Chilkat Weaving Class taught by Clarissa Rizal and Lily Hope at SEARHC’s Board Room, Juneau, Alaska — July 2010
As of this date March 10, 2014, there are five Chilkat or Ravenstail weaving classes Clarissa will be teaching this Summer in Alaska, Yukon, B.C. and Washington State; here’s her schedule (subject to change depending on additional classes):
Chilkat Weaving Class held at Catrina Mitchell’s home, Juneau, Alaska — 2010
1). One Day “Gain-Confidence-In-Chilkat-Skills Class held the day after Celebration 2014 in Juneau, Alaska: Sunday, June 15th; 9am to 3pm Location: TBA For a description of the class, costs, etc., please read the blog entry announcing this class by clicking here.
For further information and sign up, please contact Clarissa at: firstname.lastname@example.org
Chilkat and Ravenstail weavers taught by Ann Smith and Clarissa Rizal gather on the back deck of the Kwaanlin Dun Cultural Center on the Yukon River, Whitehorse, Yukon Territory – June 2013
2). With Ann Smith teaching Ravenstail and Clarissa teaching Chilkat Weaving during the week of the Adaka Festival at the Kwaanlin Dun Cultural Center in Whitehorse, Yukon Territory, Canada — June 27th through July 3rd, 2014
To see photos and read about last year’s Chilkat/Ravenstail weaving class during the Adaka Festival 2013, click here.
To inquire or sign up for this year’s class, contact Charlene Alexander, Executive Coordinator of the Adaka Festival
The cabin of Chilkat Weaving demonstration at the Teslin “Celebration 2013″ in Teslin, Yukon Territory
3). Clarissa will teach a two-week Ravenstail Weaving Class July 6 through July 21st, at the Teslin Cultural Center on the shores of Teslin Lake. We will weave a headband; all equipment, supplies and materials will be provided.
Click here to see photos and read about last year’s Chilkat Weaving Gathering and Demo in the cabin which is part of artist’s demonstration during Teslin’s Biennial Celebration 2013.
Inquire or sign up with Melaina Sheldon at the Teslin CC at: Melaina.Sheldon@ttc-teslin.com
4). (Note: There will be just a 3-day break from the Ravenstail weaving class in Teslin to demonstrate at the Atlin Music Festival in Atlin, B.C., the weekend of July 11, 12 & 13th. The Teslin class students have the option to demonstrate weaving at the Atlin Music Festival; though your attendance is not required. We will resume the second week of the Ravenstail weaving class in Teslin on Tuesday, July 15th, ending July 21st. )
To see photos and read about last year’s weaving demonstration at the Atlin Music Festival, click here
Teahonna James demonstrates at the Atlin Music Festival, Atlin, B.C., Canada – July 2013
5). Clarissa will be teaching Chilkat weaving during a Chilkat Weavers’ Retreat held at the on Vashon Island, Washington State, during the week of September 9th to the 16th. You must have prior weaving experience and a project already started on your loom. See more photos and read last year’s blog entry on the Beach House Retreat by clicking here. For more information and sign up for this year’s Retreat, please contact Sue Shotridge at: email@example.com
Chilkat Weaving Retreat will be held at the Beach House on Vashon Island, Washington State
Easy carrying of two 36″ Chilkat weaving looms – the 36-inch loom is generally used for weaving dance aprons, a pair of leggings, a child-size robe, or anything smaller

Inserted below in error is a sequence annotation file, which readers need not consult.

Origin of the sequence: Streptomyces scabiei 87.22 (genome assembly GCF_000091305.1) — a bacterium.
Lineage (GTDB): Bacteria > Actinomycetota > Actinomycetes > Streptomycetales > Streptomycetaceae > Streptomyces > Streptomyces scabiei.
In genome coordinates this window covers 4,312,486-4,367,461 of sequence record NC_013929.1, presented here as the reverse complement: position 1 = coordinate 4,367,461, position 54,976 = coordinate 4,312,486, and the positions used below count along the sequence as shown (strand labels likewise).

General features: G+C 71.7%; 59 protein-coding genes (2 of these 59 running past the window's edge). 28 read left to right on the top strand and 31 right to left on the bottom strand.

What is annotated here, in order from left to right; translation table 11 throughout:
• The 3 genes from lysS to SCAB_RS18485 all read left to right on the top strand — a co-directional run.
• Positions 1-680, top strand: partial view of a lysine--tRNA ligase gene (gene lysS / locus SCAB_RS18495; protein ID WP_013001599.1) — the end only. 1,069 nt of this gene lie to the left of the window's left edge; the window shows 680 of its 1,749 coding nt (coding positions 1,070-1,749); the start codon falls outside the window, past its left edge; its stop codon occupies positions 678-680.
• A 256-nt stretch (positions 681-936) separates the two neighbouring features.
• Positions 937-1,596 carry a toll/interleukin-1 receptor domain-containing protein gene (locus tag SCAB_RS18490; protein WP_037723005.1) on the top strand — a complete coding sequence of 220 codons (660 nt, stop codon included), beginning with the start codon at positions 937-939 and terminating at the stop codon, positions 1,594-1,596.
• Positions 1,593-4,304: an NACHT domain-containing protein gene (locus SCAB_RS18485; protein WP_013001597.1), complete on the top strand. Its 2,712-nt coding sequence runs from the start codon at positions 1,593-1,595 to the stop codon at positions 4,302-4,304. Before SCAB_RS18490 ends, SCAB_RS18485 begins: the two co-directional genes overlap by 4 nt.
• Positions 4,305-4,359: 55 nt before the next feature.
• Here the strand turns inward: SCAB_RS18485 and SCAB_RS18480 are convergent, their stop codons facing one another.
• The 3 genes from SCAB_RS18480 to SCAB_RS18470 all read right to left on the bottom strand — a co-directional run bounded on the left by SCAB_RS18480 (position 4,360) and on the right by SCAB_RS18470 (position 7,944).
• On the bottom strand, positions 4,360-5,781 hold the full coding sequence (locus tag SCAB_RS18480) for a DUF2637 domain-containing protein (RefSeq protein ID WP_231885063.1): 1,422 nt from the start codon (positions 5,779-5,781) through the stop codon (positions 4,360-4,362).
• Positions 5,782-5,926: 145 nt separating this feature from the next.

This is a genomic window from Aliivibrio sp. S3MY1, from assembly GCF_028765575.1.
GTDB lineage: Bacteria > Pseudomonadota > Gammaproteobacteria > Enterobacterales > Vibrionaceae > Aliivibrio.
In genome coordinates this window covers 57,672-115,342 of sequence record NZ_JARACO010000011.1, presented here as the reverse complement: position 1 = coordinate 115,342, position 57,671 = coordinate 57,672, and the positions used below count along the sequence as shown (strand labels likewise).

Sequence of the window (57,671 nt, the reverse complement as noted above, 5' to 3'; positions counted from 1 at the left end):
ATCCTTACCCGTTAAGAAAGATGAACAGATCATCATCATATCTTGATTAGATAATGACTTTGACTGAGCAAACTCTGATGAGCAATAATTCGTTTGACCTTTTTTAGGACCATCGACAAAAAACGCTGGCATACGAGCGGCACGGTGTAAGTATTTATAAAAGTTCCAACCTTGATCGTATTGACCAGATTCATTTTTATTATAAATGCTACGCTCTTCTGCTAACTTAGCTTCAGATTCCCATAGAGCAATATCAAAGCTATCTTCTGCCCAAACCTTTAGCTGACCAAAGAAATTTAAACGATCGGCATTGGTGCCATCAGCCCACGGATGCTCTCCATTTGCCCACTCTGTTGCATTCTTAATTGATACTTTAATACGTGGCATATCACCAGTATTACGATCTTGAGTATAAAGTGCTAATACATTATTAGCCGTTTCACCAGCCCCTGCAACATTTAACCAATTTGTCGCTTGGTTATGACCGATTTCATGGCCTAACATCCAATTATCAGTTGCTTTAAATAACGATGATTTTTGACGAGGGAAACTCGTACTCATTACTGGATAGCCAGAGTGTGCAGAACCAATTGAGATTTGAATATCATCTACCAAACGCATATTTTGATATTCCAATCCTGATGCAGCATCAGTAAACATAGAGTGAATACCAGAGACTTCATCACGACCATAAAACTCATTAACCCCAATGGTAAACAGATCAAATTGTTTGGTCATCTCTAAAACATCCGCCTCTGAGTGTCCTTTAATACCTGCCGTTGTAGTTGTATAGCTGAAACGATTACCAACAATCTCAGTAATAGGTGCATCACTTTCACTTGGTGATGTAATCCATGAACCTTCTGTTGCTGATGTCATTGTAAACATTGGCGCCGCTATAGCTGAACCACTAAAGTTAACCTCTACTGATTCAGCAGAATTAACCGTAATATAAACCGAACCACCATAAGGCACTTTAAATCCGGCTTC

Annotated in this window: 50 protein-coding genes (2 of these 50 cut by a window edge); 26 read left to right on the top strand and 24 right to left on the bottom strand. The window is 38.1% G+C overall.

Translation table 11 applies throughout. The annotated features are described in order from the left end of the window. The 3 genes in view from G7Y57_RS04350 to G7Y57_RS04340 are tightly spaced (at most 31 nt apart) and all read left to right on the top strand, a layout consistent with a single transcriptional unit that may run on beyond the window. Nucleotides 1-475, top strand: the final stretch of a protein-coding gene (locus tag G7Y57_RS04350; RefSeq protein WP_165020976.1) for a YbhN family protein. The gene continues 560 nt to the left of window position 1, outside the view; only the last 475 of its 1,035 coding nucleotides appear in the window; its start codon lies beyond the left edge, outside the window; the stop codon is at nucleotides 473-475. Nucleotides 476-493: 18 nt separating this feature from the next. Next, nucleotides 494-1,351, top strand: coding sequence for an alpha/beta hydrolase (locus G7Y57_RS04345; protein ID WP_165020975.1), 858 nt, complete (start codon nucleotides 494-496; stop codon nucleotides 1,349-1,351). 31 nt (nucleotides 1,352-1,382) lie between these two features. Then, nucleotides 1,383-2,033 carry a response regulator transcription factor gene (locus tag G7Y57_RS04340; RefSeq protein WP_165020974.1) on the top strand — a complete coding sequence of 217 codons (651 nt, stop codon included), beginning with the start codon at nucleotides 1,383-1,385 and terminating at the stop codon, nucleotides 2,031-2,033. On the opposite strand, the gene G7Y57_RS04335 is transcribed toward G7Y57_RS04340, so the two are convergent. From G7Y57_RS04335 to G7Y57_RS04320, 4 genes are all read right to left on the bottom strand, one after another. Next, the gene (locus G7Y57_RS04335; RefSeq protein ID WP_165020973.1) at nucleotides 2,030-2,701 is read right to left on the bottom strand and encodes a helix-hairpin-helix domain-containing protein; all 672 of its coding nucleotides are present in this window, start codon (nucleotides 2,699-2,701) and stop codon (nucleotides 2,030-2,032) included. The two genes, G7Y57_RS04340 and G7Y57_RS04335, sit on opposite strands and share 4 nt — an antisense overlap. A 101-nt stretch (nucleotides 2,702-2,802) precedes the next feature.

Each of our Chikat and Ravenstail weaving looms are hand crafted by a local woodworker; it’s not like we can just order these on eBay, Amazon or any fabric or yarn store. Not yet, anyway! Most of our weaving looms are collapsible for easy transport to and from classes, to and from our auntie’s or friend’s house, and to and from the art shows or demonstrations. We need a variety of size of bags to transport our various-sized weaving looms.
Top “wrap-about” zipper of the fabulous Manfrotte (Model # MBAG120PM) for Microphone and music stands – which in this case, thanks to Preston for gifting me this bag, is converted into a Chilkat weaving loom carrying case!
I have hand-made the smaller weaving 24″ looms bags like the black leather one below; however, I need very sturdy, resilient bags for the much larger weaving looms. I have used ski bags with wheels for my 7″ weaving looms, snowboard bags for my 6′ and 5′ weaving looms and most recently this padded microphone/music stand bag with the wrap-around zippered entry at one end!
Two types of weaving loom bags for a 24″ hardwood loom: the black leather bag with button and beadwork trim was made by Clarissa Rizal nearly 25 years ago, and the green cotton bag with front pouch is a yoga mat bag. Both of shoulder straps
When traveling across country by boat, car or plane with a large weaving loom, I recommend owning a padded, sturdy bag, preferrably with wheels! I have traveled annually with my weaving looms of all size for nearly 30 years. I know the ropes, folks — it’s all in the bag!
Clarissa practices her voice lessons while weaving and exercising on the ball!
A few weeks ago, I bought this exercise ball with the intention that I would somewhat make an attempt to get back into shape. Though I had every intention of “exercising” to which I still don’t just exercise, I used the ball while I was eating meals, while I was on the computer, while practicing voice lessons and reading. Then it dawned on me that I could use it while weaving!!! HELLO!! This is one of the most important pieces of weaving equipment! This is the perfect seat; it is just the right softness, provides perfect posture, moves side to side as you are weaving a long horizontal line, and all while toning up your muscles! GO OUT AND BUY ONE NOW!!!
There are a variety of companies producing “body balls.” They cost about $10 to $20. Generally they are available in three sizes according to your size. Choose the one that is appropriate for your size and color preference – though sometimes you won’t have a color choice.